You bet. But hopefully better prepared and with realistic expectations, which I hope these posts will give all its readers together with the entertainment—fingers crossed—of its presentation. Alongside my personal reflections (the breathtaking, the mind-boggling, and the humorous) of the trip will be concise data, maps and pictures of the places visited and things seen--with emphasis on historical information, of course--with tips on making any educational tour experience more enjoyable.

As you read, remember, truth is indeed stranger than fiction.

The Journey

Logan International Airport is located in the heart of Boston, Massachusetts. The roads leading to the airport had been under construction since 1991, a project fondly and not so fondly known as ‘the big dig’. Just days before our July 20, 2006 departure, a heavy rain caused one part of the work, an underground tunnel, to collapse, closing the road leading directly to the airport. Our bus driver had to follow a convoluted detour path through the beautiful historic city to get to the airport. Was it a portend of things to come? My own hindsight has answered that; I leave you to discover it for yourself.

We still arrived in plenty of time, thanks to the foresight and planning of our leader, Ms. X. Ms. X, a teacher at my son's high school, led the lively contingent with a charming balance of unflinching discipline, compassionate understanding and a sharp, quick wit. Checking forty people through the airport is a time-consuming task and patience was required, but with the excitement fresh and the energy level high, it moved swiftly.

I was surprised and delighted with the help I received from two security men. They stood at their post, large, burly, and stern faced, looking like the keepers of our country’s safety. Yet once spoken to, once human connects with human, their tight lips turned up at the corners and their eyes creased with a smile. My question asked, they went out of their way to find out the answer.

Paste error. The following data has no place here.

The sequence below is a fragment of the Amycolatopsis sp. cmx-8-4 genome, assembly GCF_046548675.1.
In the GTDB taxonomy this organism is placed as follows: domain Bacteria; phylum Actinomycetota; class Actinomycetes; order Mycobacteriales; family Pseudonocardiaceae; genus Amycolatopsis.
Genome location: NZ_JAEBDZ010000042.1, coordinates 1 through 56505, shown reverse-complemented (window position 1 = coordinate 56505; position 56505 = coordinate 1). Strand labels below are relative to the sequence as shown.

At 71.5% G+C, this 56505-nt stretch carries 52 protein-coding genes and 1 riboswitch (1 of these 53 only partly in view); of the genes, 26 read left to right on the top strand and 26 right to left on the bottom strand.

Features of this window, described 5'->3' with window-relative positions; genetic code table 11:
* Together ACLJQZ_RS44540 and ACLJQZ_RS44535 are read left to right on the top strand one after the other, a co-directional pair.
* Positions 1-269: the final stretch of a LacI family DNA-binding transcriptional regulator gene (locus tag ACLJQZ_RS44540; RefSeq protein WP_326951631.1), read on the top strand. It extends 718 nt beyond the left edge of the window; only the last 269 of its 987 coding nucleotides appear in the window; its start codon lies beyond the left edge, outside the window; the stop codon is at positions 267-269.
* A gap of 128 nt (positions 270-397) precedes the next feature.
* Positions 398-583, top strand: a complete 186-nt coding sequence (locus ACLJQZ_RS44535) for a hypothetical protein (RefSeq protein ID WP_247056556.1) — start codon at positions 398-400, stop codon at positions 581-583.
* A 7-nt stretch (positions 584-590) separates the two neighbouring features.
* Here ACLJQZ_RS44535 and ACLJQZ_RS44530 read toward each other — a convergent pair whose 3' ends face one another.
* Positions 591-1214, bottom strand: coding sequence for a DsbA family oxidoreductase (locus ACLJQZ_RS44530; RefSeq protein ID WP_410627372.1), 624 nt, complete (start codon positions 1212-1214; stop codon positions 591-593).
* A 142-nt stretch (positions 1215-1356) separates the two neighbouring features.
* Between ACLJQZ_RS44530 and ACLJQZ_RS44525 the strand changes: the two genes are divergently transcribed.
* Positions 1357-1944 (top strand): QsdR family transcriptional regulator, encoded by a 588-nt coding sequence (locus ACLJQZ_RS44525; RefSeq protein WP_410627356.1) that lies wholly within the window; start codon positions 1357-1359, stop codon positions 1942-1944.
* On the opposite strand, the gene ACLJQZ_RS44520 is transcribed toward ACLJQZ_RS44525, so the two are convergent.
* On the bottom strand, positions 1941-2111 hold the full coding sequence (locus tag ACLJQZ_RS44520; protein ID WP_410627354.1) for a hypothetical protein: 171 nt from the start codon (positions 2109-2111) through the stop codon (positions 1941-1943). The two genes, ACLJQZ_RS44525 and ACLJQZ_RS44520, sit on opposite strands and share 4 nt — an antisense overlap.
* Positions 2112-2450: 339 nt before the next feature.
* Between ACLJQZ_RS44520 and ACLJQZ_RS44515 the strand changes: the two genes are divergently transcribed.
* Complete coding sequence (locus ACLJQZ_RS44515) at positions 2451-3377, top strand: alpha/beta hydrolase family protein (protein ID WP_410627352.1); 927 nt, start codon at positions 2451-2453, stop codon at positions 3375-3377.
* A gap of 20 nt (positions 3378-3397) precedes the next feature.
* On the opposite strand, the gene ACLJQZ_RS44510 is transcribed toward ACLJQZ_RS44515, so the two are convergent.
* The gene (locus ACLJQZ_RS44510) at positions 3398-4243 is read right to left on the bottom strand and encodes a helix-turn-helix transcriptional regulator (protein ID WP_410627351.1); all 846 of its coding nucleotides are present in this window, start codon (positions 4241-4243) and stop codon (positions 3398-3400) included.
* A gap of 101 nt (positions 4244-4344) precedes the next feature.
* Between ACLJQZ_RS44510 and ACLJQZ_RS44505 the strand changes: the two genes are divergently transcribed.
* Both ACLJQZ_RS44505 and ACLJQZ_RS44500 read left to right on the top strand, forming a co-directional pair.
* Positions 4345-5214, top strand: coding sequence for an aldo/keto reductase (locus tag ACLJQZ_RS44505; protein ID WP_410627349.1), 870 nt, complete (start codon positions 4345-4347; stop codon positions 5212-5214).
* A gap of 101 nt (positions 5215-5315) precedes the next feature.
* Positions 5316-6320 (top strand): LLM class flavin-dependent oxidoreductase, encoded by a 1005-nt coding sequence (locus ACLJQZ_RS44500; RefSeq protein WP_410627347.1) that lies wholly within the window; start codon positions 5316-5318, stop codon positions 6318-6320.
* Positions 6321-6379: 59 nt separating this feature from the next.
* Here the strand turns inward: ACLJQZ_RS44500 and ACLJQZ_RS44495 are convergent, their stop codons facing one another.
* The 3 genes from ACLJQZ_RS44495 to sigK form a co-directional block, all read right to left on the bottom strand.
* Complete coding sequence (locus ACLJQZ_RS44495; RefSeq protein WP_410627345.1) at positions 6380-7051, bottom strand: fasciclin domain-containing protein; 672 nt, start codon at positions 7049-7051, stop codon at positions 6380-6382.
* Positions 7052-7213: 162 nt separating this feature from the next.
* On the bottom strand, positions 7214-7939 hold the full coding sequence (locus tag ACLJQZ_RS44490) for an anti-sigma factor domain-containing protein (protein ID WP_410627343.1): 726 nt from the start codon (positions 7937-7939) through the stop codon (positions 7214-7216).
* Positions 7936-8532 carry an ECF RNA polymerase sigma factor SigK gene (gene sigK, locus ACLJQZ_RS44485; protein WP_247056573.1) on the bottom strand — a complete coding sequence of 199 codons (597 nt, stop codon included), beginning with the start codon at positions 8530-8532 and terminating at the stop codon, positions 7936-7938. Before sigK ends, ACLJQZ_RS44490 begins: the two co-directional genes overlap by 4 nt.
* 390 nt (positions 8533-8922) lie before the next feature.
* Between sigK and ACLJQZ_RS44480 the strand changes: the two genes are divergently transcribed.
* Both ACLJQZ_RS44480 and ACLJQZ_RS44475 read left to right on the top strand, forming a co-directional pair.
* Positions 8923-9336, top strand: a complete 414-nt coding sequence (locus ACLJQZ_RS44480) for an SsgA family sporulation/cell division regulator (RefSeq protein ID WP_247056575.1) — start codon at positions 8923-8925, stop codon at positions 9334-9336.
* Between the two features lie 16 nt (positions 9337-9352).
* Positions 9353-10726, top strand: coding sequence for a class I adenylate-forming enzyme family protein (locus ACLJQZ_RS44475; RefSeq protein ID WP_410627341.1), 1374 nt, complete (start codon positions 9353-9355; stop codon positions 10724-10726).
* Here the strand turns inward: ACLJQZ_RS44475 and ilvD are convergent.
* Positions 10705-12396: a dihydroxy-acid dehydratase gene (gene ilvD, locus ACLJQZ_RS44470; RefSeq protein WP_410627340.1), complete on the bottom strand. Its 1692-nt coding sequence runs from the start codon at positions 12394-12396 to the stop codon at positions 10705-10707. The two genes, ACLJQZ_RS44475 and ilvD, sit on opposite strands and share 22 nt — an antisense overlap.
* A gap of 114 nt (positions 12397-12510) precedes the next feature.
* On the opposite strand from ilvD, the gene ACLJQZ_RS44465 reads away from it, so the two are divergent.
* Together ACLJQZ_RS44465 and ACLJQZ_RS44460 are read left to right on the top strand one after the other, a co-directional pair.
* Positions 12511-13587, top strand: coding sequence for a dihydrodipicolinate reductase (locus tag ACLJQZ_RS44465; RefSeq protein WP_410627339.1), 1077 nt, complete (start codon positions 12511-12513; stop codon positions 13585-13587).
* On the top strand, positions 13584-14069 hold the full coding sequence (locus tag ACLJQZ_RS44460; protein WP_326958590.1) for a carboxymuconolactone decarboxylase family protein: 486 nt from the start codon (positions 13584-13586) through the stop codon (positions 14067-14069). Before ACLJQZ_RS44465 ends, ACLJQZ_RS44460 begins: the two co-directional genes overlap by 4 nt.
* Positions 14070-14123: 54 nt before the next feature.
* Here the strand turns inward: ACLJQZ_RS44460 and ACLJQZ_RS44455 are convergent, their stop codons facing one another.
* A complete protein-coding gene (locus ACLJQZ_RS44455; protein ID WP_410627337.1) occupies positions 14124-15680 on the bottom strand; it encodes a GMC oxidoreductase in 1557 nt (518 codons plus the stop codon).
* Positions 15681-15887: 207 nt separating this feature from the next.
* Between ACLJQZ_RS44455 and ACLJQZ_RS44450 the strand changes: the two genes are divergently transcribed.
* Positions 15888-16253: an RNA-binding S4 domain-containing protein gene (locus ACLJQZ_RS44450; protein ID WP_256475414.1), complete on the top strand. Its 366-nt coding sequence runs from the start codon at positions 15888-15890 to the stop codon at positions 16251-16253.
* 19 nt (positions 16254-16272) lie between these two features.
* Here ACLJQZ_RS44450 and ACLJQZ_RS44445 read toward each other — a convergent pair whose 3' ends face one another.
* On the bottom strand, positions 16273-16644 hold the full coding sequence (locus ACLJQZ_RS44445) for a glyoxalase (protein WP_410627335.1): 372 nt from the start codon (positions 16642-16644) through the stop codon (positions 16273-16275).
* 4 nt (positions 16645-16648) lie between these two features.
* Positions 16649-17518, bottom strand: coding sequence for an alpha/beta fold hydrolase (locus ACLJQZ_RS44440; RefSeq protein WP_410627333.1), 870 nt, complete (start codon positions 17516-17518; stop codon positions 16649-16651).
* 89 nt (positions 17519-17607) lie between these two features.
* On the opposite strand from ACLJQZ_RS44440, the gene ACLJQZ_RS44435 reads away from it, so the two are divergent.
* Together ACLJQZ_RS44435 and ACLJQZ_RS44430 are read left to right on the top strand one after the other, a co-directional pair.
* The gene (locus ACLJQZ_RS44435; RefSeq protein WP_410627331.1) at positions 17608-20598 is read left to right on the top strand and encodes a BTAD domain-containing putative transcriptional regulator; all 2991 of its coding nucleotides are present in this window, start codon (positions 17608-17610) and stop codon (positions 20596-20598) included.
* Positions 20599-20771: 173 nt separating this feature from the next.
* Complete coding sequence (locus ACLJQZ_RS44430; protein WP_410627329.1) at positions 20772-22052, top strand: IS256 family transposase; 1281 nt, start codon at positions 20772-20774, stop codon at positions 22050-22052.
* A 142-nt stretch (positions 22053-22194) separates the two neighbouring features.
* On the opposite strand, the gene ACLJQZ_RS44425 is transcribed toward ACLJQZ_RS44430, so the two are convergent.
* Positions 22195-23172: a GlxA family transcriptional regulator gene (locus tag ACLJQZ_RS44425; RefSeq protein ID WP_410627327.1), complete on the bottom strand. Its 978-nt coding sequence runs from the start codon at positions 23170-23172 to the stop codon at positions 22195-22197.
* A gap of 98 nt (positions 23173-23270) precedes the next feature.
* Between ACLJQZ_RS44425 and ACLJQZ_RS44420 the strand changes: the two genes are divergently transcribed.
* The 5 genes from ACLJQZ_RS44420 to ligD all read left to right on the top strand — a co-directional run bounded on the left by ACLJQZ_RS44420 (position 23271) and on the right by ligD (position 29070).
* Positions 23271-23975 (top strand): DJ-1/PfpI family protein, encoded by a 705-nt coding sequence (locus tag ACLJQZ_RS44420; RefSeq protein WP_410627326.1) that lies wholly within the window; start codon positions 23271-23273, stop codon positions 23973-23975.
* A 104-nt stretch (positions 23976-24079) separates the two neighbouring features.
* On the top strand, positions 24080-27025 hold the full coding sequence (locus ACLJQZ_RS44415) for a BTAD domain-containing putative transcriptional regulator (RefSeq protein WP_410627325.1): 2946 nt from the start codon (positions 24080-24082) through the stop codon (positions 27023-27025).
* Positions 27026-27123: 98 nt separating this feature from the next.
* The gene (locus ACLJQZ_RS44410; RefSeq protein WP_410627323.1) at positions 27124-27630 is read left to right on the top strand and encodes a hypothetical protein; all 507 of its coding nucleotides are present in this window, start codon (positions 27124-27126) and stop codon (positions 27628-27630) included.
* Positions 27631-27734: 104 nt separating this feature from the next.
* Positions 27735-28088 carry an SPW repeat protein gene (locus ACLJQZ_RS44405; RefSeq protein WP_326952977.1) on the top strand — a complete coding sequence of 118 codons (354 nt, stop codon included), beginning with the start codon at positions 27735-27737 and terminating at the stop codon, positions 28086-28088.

Traveling…the non-committal nature of the human contact makes it so much easier, at once bringing out courtesy and kindness while in others the rudeness normally reigned in is brought out as the undeniable true self.

As we sat at the gate, all bunched together in a protective circle, staying close to those that formed the tie to the familiar home we were about to leave behind, other passengers approached us with widening eyes and ever-so-slight frowns. You could see it in their faces.

“Are all these kids on our plane?”

The man with the thinning grey hair and incongruently thick, bushy black mustache stopped in his tracks and turned away disgruntled. The elderly couple sat as far from the boisterous young people as they could.

I sat as much among them as they would let me. Their silly conversations about movies, books, television, video games, comic strips, parties peeled away my very adult cloak of responsibilities and problems and I became lighter than air.

Crossing the Atlantic
For every hour that passes an hour of time slips away.

I tried desperately to sleep, to make my internal clock fast forward and catch up with the external, but it was a futile effort. Sleeping sitting up is not easily accomplished. Shutting down the mind is even more ridiculous a notion. Visions of the places I’d see danced across my inner eye: the Eiffel Tower at night, lit up and glorious, the Mona Lisa and her secret smile, and most especially Versailles, where I, as one of my fictional characters, lived for over a year.

I looked to the left and the horizon line was growing visible once more; above it the colors of orange, pink, green, and blue as the sun teased us with its coming day. My first morning in Europe was dawning.